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BALTIMORE — I guess I am a hopeless, naive Boy Scout.  That we have a problem in healthcare with a growing number of deaths — the result of preventable medical errors — makes me angry.  That my industry seems desensitized to this problem is more than just a little frustrating.


The stunning news that more than 440,000 patients die each year from preventable medical errors, according to a study released in the Journal of Patient Safety in 2013, created only a few ripples of news coverage and little comment in the healthcare trade journals.

In a recent keynote speech to a group of healthcare professionals, I made reference to this study.  Their response was underwhelming, prompting me to say that I was hoping for a little moral outrage.  When the blank stares continued, I referred to a quote attributed to the Russian butcher Joseph Stalin:

“A single death is a tragedy; a million deaths is a statistic 

I feel compelled to ask if we are prepared to accept that our healthcare system — what many Americans consider the best healthcare system in the world — kills the equivalent of 3.2 jumbo airliners filled with people every day of every week of every month of every year? 

In the interest of disclosure, my mother, by this standard, is a mere statistic.  Someone forgot to raise the bed rail or turn on the alarm that was built into her very expensive bed.  During the early morning hours on the day of her scheduled discharge, she tried to get out of bed, fell and broke her hip.  Emergency surgery was scheduled; it occurred some 15 hours later.  My mother survived the operation but she never returned to her home.  She died in hospice some six weeks later after a short stay in a rehab hospital and a readmission to the acute care facility.  The nursing care to help her die was, ironically, superior to the nursing care she received as an inpatient.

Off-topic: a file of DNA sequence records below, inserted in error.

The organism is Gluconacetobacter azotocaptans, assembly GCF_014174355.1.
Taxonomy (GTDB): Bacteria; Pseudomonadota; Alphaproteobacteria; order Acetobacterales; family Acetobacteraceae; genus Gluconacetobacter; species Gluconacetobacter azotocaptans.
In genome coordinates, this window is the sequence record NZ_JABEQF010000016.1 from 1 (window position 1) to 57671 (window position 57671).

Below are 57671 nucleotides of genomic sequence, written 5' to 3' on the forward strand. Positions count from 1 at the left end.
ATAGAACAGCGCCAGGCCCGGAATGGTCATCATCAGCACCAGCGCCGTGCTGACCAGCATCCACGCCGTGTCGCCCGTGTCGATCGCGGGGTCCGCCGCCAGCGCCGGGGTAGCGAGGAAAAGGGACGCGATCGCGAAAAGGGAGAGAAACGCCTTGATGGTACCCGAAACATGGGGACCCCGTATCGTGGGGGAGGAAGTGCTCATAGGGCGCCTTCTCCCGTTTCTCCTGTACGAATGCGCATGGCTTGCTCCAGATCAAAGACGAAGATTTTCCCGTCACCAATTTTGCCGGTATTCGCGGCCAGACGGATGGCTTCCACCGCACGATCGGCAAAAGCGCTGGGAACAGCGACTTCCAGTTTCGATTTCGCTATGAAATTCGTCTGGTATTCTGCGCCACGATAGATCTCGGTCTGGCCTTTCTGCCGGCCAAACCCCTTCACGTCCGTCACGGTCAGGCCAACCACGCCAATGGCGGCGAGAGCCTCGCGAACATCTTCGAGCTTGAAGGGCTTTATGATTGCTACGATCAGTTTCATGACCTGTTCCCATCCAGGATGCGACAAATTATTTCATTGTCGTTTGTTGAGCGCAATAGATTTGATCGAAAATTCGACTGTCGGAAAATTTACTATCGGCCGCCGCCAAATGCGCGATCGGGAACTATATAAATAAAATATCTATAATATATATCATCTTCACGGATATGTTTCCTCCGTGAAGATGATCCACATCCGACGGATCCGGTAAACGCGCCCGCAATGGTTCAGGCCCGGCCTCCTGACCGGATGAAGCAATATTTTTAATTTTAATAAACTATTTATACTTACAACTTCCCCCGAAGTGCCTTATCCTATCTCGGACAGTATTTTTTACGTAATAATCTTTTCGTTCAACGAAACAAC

My mother’s story is not that unique.  Not surprisingly, for too many healthcare workers our tragedy was just one of those things.  I am not angry at the hospital’s administration.  They have worked hard to build a successful regional health system that strives to improve health care in rural communities.  Instead of a lawsuit, I just asked them to work a little harder to be sure that this sort of senseless oversight doesn’t result in the death of someone else’s mother.

The challenges healthcare leaders face over the next five to 10 years are daunting — healthcare reform and ongoing cuts to Medicare reimbursement that will force a transformation of the current healthcare business model — that bed rails and bed alarms seem almost insignificant. That is not a reassuring thought.  

A candidate for a Chief Medical Officer search we are conducting, shared the Stalin quote when I asked him, as an aside to our interview, why healthcare professionals are not morally outraged by the needless deaths.  He feels like it is due to a multiple of factors — being desensitized to this tragedy was chief among them.

We can do better: 440,000 deaths cannot, should not, be just a statistic.  But without moral outrage I fear that nothing will change except that the number of deaths from preventable errors will only increase.